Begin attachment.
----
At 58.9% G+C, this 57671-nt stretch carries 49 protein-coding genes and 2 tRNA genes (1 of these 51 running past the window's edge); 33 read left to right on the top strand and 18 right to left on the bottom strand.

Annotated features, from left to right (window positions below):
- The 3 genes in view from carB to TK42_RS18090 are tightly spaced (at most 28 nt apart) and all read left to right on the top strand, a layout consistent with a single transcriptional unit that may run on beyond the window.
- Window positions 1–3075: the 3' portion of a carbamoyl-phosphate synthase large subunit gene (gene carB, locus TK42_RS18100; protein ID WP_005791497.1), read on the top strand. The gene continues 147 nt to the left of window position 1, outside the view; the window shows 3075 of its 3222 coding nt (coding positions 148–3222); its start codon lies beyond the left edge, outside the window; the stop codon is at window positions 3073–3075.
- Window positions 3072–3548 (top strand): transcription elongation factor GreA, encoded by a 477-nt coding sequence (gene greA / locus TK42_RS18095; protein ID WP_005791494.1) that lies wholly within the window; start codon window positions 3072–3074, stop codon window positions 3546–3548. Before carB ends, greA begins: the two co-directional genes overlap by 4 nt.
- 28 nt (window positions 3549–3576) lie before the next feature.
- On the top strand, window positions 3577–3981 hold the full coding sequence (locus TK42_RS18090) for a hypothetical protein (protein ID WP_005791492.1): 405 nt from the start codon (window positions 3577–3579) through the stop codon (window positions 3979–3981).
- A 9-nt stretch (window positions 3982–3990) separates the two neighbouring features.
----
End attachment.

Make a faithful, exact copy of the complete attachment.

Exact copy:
At 58.9% G+C, this 57671-nt stretch carries 49 protein-coding genes and 2 tRNA genes (1 of these 51 running past the window's edge); 33 read left to right on the top strand and 18 right to left on the bottom strand.

Annotated features, from left to right (window positions below):
- The 3 genes in view from carB to TK42_RS18090 are tightly spaced (at most 28 nt apart) and all read left to right on the top strand, a layout consistent with a single transcriptional unit that may run on beyond the window.
- Window positions 1–3075: the 3' portion of a carbamoyl-phosphate synthase large subunit gene (gene carB, locus TK42_RS18100; protein ID WP_005791497.1), read on the top strand. The gene continues 147 nt to the left of window position 1, outside the view; the window shows 3075 of its 3222 coding nt (coding positions 148–3222); its start codon lies beyond the left edge, outside the window; the stop codon is at window positions 3073–3075.
- Window positions 3072–3548 (top strand): transcription elongation factor GreA, encoded by a 477-nt coding sequence (gene greA / locus TK42_RS18095; protein ID WP_005791494.1) that lies wholly within the window; start codon window positions 3072–3074, stop codon window positions 3546–3548. Before carB ends, greA begins: the two co-directional genes overlap by 4 nt.
- 28 nt (window positions 3549–3576) lie before the next feature.
- On the top strand, window positions 3577–3981 hold the full coding sequence (locus TK42_RS18090) for a hypothetical protein (protein ID WP_005791492.1): 405 nt from the start codon (window positions 3577–3579) through the stop codon (window positions 3979–3981).
- A 9-nt stretch (window positions 3982–3990) separates the two neighbouring features.